Sushila Patel's Weblog

When the going gets tough, upgrade

  • Silverlight <Grid>

    I had attended couple of sessions on Silverlight few years ago, bumped into couple of blogs until recently that I actually got to work on it. Well I must say I am xapped so far.

    Still learning to float in the Silverlight ocean, here is what I would like to share based on my mindset as C#/ASP.NET Developer.

    I created my first Silverlight Application using VS.NET 2010. Everything was same old same old till I began coding. Normally for the ASP.NET application I would start with <table> tag to drag and drop control. May be I was missing that in the editor, or may be not. This control was in the toolbox.  

    Well with Silverlight we can use <Grid> control. The main.xaml page that is created by default already has a <Grid> tag.

    In the Grid we have to define columns and rows as below

    Figure1

    We can drag and drop controls in this Grid and below is how that would look

    Figure 2

    It may initially be bit unusual for few like me who have used % for width and height or <td> and <tr> tags

    In case of Silverlight we can set height and width by giving attributes like "Auto", pixel size or "<number>*" i.e "3*"

    How does it consider the width and height for the page?

    That's defined in the <Projectname>.html /<Projectname>.aspx file that resides in the Web application. The width and height is 100%. So no worries here.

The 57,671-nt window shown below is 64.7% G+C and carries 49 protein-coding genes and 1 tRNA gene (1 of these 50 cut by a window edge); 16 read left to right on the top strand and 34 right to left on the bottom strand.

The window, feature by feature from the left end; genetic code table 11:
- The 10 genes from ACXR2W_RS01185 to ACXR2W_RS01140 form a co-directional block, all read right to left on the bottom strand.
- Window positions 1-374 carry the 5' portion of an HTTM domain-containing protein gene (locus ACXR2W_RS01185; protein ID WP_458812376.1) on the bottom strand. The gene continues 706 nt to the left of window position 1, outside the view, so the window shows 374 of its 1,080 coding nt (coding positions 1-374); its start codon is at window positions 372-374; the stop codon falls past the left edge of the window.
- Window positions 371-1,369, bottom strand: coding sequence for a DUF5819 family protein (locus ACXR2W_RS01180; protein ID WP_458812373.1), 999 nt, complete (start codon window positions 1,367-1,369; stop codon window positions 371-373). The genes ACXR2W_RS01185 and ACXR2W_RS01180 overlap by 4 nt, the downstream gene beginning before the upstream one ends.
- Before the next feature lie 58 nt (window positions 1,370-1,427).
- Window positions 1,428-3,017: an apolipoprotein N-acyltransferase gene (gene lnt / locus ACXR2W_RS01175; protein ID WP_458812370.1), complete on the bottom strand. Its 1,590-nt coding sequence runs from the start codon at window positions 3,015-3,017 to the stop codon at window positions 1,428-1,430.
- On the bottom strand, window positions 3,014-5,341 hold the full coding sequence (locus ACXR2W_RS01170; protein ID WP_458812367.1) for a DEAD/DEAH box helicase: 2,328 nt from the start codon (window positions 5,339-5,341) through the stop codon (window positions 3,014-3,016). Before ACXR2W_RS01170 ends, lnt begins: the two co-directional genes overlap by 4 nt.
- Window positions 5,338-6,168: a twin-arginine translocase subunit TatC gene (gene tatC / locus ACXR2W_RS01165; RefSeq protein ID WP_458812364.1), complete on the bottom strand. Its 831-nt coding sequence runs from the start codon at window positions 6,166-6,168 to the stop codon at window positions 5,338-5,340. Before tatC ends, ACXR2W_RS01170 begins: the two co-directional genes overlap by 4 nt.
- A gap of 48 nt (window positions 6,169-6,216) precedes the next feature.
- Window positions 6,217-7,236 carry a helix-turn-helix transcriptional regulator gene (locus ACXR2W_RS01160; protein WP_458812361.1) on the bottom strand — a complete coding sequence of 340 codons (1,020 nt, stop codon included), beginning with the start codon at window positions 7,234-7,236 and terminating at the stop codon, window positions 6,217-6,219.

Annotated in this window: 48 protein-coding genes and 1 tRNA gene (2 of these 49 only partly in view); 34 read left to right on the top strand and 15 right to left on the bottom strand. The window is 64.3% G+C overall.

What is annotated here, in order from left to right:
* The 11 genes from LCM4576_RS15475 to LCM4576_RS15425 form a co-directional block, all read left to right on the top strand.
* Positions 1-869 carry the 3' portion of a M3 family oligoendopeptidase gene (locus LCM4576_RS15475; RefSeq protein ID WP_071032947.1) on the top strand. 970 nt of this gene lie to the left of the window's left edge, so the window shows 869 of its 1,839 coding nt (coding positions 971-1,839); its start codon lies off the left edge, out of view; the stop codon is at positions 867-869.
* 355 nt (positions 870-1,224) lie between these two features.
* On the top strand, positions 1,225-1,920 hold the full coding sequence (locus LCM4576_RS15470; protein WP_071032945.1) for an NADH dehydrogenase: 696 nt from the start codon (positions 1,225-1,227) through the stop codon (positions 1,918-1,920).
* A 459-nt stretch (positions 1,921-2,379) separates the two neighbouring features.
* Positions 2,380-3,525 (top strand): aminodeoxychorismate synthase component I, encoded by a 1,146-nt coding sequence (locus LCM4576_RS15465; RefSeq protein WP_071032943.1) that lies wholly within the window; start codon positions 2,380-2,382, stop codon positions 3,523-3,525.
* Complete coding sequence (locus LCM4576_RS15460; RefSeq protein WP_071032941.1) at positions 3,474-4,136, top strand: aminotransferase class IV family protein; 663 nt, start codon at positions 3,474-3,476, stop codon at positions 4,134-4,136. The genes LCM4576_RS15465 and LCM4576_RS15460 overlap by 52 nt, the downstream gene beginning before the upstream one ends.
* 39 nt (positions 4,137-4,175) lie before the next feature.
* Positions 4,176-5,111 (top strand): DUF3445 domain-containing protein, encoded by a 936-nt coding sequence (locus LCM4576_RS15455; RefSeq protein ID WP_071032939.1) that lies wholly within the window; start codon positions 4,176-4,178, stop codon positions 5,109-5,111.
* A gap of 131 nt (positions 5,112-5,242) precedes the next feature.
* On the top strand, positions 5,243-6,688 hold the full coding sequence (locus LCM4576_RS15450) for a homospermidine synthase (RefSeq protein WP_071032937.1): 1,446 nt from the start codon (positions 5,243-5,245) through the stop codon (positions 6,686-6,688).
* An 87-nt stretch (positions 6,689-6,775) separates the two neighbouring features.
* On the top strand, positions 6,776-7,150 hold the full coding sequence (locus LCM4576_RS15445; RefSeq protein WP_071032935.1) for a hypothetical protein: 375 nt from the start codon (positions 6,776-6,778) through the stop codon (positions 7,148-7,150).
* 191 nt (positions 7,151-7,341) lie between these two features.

Figure 4

    Well not really, for this width and height to work wonders remove the designheight and designwidth of the <usercontrol> in .xaml as  given below

    Figure 3

    This may sound simple, non technical too. But if we are used to ASP.NET controls, Silverlight basic controls(alignment) or getting used to it can be little bit different. 

    I use VS.NET 2010, but Microsoft Expression Blend is preferred for designing...

    Why I haven't swtiched to Expression Blend yet, hmmm ummm...working with VS.NET 2010 editor seems like being at home with just the interior changed from ASP.NET to Silverlight. Blend would mean like changing homes, will design using it soon...

     

  • Weekend, Vista Ultimate and my laptop

    Probably everyone having a love/hate relationship with Microsoft is talking about Windows Vista these days.

    Not to say some of my Anti-Microsoft friends are taking pride saying they have Vista installed on laptops/desktops. Reason could be the eye candy UI, features, watching TV or just about anything that the old Windows OS did not provide according to them.

     

    I have Microsoft Vista Ultimate on my desktop for quite some time. The upgrade from Beta version to the final version was quite a journey. As of now I am impressed by the end product.

     

    My oldie laptop Toshiba A35-S159 (with memory upgraded from 512MB to 1GB) is running on Windows XP Pro which absolutely isn't problem. Until recently that I started suffering from the Upgrade to Vista syndrome.

     

    I am a bit reluctant to use the Upgrade feature for installing the new OS. A clean installation is always my preference. Taking backup of all important files -> installing new OS -> install all required software to the new OS are the steps I normally take assuming that I have lots of patience!